13. The Bargaining Process (cont.) Negotiation sessions (cont.): Exchange of proposals and counterproposals Usually get quick agreement on less important non-economic items Bargaining on economic items typically involves packaging Point of crisis - agreement cannot be reached Mediation or arbitration available to help reach agreement “The crunch” - point of no return when both sides realize that some deadline will cause no decision to become the final decision Signal that it is time for a decision or impasse

  14. Negotiation sessions (cont.) Tentative agreement Must be ratified by union membership in secret-ballot vote Contract - written form of negotiated agreement May encounter problems on agreeing to language that reflects agreement The Bargaining Process (cont.)

  15. Bargaining Techniques NLRA establishes boundaries of the negotiation process Parties determine techniques Has become a stylized ritual Parties sincerely attempt to resolve conflicting interests Successful bargaining lies in flexibility and in understanding and controlling the process

  16. Distributive bargaining Negotiations viewed as ‘win-lose’ situation Each side wants to maximize its share of limited resources 5 key elements: 1.Target point - optimal point to conclude negotiations 2.Resistance point - maximum or minimum beyond which a proposal is unacceptable 3. Initial offer - first number offered by negotiator 4. Settlement range - range between the resistance points 5. Settlement point - agreed upon point in settlement range Bargaining Techniques (cont.)

  17. Bargaining Techniques (cont.) Interest-based bargaining Used with increasing frequency Based on the idea that both parties have a fundamental mutual interest in the long-run economic success of the employer Process includes: Both sides fully share all relevant bargaining information Willingness to forgo power or leverage as the sole determinant of “winning” Brainstorming to generate new options and willingness of both parties to withhold criticism Focus on present issues and finding solutions that will work in future contracts Willingness of both parties to accept and utilize the process

  18. Bargaining Techniques (cont.) Principled negotiations “Hard on the merits, soft on the people” Avoid typical haggling process Separate the people from the problem Focus on interests rather than positions People - understand attitudes and perceptions of both parties Couch proposals in terms consistent with attitudes Build a working relationship before negotiations begin Interests - attack the problems Identify interests before parties’ positions harden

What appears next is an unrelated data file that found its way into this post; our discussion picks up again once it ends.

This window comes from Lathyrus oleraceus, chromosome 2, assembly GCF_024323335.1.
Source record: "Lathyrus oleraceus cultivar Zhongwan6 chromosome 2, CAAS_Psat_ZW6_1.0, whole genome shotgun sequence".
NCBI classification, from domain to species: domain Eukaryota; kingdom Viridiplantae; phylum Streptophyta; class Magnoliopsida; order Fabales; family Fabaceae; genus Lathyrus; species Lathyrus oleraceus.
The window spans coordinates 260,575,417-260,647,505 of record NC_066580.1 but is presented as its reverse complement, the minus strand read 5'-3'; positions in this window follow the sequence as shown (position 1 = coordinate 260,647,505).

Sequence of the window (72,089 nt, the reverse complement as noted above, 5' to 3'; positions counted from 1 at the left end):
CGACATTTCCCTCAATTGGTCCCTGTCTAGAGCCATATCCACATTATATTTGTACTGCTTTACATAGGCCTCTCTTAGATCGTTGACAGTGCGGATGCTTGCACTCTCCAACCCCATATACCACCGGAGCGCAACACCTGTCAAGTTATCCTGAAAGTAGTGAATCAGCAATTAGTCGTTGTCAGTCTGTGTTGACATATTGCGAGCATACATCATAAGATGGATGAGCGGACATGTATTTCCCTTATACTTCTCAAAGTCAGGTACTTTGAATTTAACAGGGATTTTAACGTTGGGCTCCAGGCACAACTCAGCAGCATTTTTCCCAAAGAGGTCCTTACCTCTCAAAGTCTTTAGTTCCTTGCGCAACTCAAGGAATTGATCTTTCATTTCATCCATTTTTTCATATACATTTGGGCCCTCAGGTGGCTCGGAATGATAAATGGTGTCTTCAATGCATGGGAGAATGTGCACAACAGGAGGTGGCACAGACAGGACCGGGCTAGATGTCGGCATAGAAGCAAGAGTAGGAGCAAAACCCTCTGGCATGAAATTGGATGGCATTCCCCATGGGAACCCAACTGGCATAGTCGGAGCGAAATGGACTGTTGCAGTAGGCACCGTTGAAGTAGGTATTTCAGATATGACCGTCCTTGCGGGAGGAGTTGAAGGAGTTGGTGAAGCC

19. Principled negotiations (cont.) Options - develop as many options as possible Interests of both parties can be satisfied in numerous ways Multiple options increase chance of successful compromise Objective criteria - agreement easier when the basis of agreement is a recognized criterion Bargaining Techniques (cont.)

  20. Bargaining Techniques (cont.) Pressure bargaining Settlement of collective bargaining based on relative bargaining power of each party Ultimate tests of strength in negotiations Union’s ability to strike Company’s ability to take a strike Pressure tactics Good guy/bad guy Highball/lowball The “nibble” Chicken “Awfulisms”

  21. Impasse Many reasons for a stalemate Interests of parties have not been reconciled One party has no intention of settling Union membership rejects proposed contract Options when impasse occurs: Third-party intervention Continue the old contract on day-to-day basis Lockout staged by employer Strike called by the union

  22. Impasse (cont.) Calling a strike: “lies at the core” of NLRA Union must weigh cost of a strike versus probable benefit Unions less likely to call a strike today than in past years Strike means loss of wages and benefits, especially health insurance Strikers not entitled to food stamps Replacement workers may be hired Management response Prepare a strike plan that may entail: Shutting down operations during strike Continuing to operate using management personnel Hiring replacement workers

  23. Impasse (cont.) Calling a strike (cont.) Predicting a strike Multiple causes of strikes make them difficult to predict State of the economy and political forces Failure of the parties to correctly estimate other party’s level of interest in critical factors Cost of strike Benefits stemming from a strike Why strikes occur Accident model - strikes occur due to bargaining process errors Joint strike costs - strikes occur when joint costs to both parties are relatively low Rational tactics - two parties have different information

  24. Calling a strike (cont.) Types of strikes Primary strikes - strike between an employer and employees Economic strike - called to affect the economic settlement of a contract under negotiation Unfair labor practice strike - called to protest an employer’s violation of the NLRA Economic strike may become an unfair labor practice strike Rolling strike - targets one location of an employer at a time for a union walkout Location can change daily Impasse (cont.) On Strike

  25. Impasse (cont.) Calling a strike (cont.) Permanent striker replacement Worker retains protection of the NLRA under both economic and unfair labor practice strikes Mackay doctrine Economic strike - strikers not entitled to reinstatement if their jobs have been filled with permanent replacements Job can be reclaimed if it is vacant or if permanent replacement leaves Unfair labor practice strike - strikers entitled to reinstatement even if the position has been filled Striker misconduct can disqualify worker from reinstatement Employers more willing to hire permanent replacements; or use them as a threat to prevent a strike Workers on strike for over one year are not eligible to vote in a decertification election.